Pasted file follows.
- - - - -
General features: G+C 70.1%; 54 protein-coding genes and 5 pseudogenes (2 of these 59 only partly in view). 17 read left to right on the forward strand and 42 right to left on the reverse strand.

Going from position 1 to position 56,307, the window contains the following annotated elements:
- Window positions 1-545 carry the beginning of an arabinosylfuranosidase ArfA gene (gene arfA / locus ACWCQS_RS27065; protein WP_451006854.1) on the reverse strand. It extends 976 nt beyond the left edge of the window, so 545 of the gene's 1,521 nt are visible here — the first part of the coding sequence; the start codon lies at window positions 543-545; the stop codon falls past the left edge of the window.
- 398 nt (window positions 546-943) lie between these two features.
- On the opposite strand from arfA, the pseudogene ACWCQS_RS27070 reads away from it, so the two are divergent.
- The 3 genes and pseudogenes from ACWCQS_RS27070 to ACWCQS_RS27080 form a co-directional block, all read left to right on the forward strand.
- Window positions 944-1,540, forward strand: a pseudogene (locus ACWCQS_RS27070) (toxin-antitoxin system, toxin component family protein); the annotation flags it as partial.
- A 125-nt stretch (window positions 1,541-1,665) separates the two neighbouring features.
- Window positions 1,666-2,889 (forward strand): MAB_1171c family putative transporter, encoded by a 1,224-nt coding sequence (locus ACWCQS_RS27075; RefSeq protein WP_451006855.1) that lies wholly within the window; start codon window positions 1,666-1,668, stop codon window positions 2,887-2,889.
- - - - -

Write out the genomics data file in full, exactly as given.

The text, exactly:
General features: G+C 70.1%; 54 protein-coding genes and 5 pseudogenes (2 of these 59 only partly in view). 17 read left to right on the forward strand and 42 right to left on the reverse strand.

Going from position 1 to position 56,307, the window contains the following annotated elements:
- Window positions 1-545 carry the beginning of an arabinosylfuranosidase ArfA gene (gene arfA / locus ACWCQS_RS27065; protein WP_451006854.1) on the reverse strand. It extends 976 nt beyond the left edge of the window, so 545 of the gene's 1,521 nt are visible here — the first part of the coding sequence; the start codon lies at window positions 543-545; the stop codon falls past the left edge of the window.
- 398 nt (window positions 546-943) lie between these two features.
- On the opposite strand from arfA, the pseudogene ACWCQS_RS27070 reads away from it, so the two are divergent.
- The 3 genes and pseudogenes from ACWCQS_RS27070 to ACWCQS_RS27080 form a co-directional block, all read left to right on the forward strand.
- Window positions 944-1,540, forward strand: a pseudogene (locus ACWCQS_RS27070) (toxin-antitoxin system, toxin component family protein); the annotation flags it as partial.
- A 125-nt stretch (window positions 1,541-1,665) separates the two neighbouring features.
- Window positions 1,666-2,889 (forward strand): MAB_1171c family putative transporter, encoded by a 1,224-nt coding sequence (locus ACWCQS_RS27075; RefSeq protein WP_451006855.1) that lies wholly within the window; start codon window positions 1,666-1,668, stop codon window positions 2,887-2,889.